As the summer draws to a close, we need something to keep us all warm. Nothing keeps a certified cinephile warmer than some delightful hot takes from our writers!
The Scooby Doo films are worth rewatching whatever age you are – Oliver Toms
When people think of classic films of the early noughties, the 2002 live-action Scooby Doo film is never the first to mind. However, despite not having the deepest plot or the best action scenes, the film and its 2004 sequel certainly represented the detective gang well in its first non-cartoon outing.
A stand-out performance from Matthew Lillard as Shaggy makes the film eminently rewatchable. His mannerisms and tone of voice makes his catchphrase ‘Zoinks!’ seem fitting and natural rather than plugged. Even the CGI holds up considering the film is over 18 years old, the inclusion of Scooby Doo as completely animated, together with classic sound effects and exaggerated reactions to, well, everything ensures that the film is faithful rendition of the cartoon.
The best reason to rewatch the film is the not-so-subtle subtext, which went over our child brains at the time, becomes clear. Shaggy is heavily implied to be a stoner, which makes all his scenes funnier considering he is solving a mystery with actual monsters while high as well as grounding the reason for his incredible appetite.
Velma and Daphne also serve as (if slightly underdeveloped) feminist characters. While Velma struggles with her self-esteem in the light of the far more conventionally attractive Daphne and Fred, she realizes her own self-worth regardless of a bold commitment to orange as she orchestrates the plan to save the day. Daphne demonstrates her strength as she defeats a wrestler three times her size despite being shown as a woman who places her looks above everything else.
It is easy to group all of the films of our childhood together on the basis that they were probably awful and we were just children, but there is legitimate enjoyment in rewatching Scooby Doo and appreciating jokes that went over our head back when we first watched it.
Titanic doesn’t deserve its classic status – Alice Standen
I’d like to start by saying that The Titanic was a terrible tragedy. When I say that, I am, of course, talking about both the actual event and the 1997 movie starring Leonardo DiCaprio and Kate Winslet.
Most faults I have with this movie are to do with the plot. The movie is divided into two parts: the first half where absolutely nothing happens and you’re bored out of your mind, then the second half where the ship sinks and you feel ambiguous about watching all the nameless extras die one after another.
There is absolutely nothing interesting about the main characters and yet, the entire movie revolves around their romance. I’d rather hear the story of the people who were actually on The Titanic. It seems odd to me to take one of the greatest tragedies of all time and make it into an iconic romance movie instead.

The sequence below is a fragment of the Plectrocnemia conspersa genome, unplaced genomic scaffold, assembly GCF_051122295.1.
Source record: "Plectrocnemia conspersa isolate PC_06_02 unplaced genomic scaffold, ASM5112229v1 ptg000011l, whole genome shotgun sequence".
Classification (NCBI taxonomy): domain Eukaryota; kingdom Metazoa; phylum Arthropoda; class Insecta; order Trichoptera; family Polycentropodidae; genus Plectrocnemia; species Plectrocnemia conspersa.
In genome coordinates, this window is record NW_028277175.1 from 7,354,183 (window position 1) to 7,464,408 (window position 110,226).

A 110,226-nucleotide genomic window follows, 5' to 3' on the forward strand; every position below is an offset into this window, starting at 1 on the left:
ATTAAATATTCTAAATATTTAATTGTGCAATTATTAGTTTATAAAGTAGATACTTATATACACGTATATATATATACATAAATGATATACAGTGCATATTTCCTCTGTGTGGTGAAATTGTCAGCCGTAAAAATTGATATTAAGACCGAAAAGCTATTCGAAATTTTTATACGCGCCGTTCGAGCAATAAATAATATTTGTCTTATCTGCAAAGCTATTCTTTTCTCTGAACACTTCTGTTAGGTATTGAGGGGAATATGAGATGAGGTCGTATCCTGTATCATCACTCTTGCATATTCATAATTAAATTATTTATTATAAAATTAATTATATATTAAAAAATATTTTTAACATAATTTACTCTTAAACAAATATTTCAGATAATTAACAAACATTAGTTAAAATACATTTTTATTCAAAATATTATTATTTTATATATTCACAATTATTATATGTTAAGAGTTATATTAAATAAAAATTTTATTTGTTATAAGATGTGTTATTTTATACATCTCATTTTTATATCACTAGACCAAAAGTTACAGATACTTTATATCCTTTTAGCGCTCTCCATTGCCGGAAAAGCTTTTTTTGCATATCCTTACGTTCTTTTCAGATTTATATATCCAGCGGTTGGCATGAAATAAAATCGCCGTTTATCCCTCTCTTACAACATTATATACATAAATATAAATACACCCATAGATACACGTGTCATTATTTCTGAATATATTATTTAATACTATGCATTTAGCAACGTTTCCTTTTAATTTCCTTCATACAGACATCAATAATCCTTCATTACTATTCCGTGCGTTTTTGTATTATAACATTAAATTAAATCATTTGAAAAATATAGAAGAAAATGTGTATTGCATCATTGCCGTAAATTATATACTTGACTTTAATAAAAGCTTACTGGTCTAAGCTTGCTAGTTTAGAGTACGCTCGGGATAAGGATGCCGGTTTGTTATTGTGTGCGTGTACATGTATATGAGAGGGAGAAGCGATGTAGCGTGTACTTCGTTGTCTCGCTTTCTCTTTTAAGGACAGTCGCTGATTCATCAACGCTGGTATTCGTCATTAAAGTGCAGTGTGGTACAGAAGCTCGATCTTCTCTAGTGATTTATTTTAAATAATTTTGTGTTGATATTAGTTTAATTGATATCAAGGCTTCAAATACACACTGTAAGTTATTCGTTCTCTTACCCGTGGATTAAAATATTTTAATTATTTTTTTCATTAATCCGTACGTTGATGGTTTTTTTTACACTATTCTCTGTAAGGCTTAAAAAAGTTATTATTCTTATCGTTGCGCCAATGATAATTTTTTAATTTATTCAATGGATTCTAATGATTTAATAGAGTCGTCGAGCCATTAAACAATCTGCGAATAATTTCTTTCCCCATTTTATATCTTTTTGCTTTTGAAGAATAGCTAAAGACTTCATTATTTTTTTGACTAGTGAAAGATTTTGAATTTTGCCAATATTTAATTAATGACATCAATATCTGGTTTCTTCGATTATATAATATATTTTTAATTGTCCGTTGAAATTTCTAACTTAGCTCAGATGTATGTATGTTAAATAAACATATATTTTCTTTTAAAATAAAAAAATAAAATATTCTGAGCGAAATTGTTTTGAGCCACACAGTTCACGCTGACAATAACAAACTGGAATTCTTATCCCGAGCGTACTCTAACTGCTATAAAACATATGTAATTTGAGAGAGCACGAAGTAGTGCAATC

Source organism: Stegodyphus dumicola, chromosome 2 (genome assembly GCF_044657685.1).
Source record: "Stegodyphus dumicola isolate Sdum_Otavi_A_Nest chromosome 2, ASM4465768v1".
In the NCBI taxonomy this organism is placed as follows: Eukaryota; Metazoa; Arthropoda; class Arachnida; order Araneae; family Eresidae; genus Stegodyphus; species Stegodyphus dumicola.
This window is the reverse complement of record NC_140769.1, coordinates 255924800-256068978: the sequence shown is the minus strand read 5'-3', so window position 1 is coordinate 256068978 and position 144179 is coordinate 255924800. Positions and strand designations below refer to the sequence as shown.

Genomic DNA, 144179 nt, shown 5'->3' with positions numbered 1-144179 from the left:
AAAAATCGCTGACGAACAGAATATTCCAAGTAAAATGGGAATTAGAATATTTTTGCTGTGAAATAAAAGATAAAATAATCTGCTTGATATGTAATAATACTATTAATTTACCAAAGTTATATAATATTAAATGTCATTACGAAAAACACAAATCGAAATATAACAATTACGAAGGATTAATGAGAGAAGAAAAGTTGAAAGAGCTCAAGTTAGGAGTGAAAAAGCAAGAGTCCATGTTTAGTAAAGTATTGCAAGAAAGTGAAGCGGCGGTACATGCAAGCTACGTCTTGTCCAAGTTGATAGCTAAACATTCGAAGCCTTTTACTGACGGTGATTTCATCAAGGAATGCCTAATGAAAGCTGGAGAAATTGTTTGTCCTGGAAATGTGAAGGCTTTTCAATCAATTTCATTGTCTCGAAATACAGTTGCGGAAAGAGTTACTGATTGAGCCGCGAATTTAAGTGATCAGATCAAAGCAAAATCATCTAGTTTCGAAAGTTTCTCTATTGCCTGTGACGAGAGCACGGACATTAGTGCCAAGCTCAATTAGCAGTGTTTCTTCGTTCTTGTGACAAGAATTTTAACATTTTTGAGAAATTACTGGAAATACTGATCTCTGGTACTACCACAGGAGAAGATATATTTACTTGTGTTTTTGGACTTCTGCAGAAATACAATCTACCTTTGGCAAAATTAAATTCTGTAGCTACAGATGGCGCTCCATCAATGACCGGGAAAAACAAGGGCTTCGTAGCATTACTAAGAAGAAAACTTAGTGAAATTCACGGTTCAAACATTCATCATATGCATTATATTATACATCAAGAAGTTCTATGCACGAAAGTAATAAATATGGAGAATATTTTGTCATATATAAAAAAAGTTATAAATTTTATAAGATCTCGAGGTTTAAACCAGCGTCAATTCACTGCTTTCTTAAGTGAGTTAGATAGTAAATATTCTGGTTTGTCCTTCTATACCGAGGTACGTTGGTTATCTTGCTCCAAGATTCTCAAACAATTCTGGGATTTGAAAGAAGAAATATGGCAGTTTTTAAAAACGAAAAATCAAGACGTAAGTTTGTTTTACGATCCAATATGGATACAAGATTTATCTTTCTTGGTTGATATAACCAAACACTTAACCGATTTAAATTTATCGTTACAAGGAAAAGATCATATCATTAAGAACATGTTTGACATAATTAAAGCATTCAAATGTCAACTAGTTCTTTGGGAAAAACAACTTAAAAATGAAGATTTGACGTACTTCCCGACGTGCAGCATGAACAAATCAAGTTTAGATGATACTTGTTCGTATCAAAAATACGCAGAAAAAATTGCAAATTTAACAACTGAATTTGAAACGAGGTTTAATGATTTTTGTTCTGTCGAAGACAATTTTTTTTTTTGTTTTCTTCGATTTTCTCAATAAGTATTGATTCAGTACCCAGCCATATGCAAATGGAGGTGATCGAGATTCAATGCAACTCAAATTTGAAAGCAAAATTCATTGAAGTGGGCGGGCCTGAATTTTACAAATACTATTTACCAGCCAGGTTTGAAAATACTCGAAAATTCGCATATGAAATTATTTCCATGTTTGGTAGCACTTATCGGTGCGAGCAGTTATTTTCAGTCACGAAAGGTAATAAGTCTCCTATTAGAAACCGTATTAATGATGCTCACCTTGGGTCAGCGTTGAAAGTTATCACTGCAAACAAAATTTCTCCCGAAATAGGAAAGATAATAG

Not to mention, I hate Rose with a passion. They make a big show of showing her being put in a corset and how it represents the constraints of being a woman, (the symbolism in this movie is basically spoon-fed to you), and you think the movie is going to make a point about feminism. Then, she goes and puts her life on the line to be with a man she barely knows. They’ve known each other for a few days and Rose climbs out of the lifeboat, back onto the sinking ship, because she can’t bear to be separated from Jack?
Have some autonomy, woman! There will plenty of good-looking men on safe, dry land. And, lest we forget the greatest flaw in this movie, they both could’ve fit on that damn door!
The Matrix’s sequels are actually good – Dominic Thornton
How do you follow up a groundbreaking, genre-defining masterpiece? If you’re Lilly and Lana Wachowski, you stick to your vision to create something no-one else could. Continuing the tale of Neo (a perfect Keanu Reeves) from their hit 1999 film The Matrix, Reloaded and Revolutions (shot back to back) find the Wachowskis more interested in thematics than action (though the highway chase is a masterclass). It’s right there from the first act of Reloaded, with an ocean of diverse bodies entranced in movement to pounding techno, perfectly crosscut with the image of Neo and Trinity making love.
From afar it looks like one body, one entity. Suddenly the edit creates a single image, an orgy of humanity. This is why we fight: to preserve something that the white man in a suit wants to take away. No wonder Hugo Weaving’s Agent Smith wants everyone to look and be like him. This was what The Matrix was always about, and perhaps innovative technology made for a nice distraction of the sincerity. But the Wachowski’s have always been sincere. Take the trilogy as a religious allegory, or as the much celebrated trans allegory, it remains as stunning as it always has. Perhaps the world wasn’t ready for the Wachowski’s style of filmmaking. Perhaps they never will be.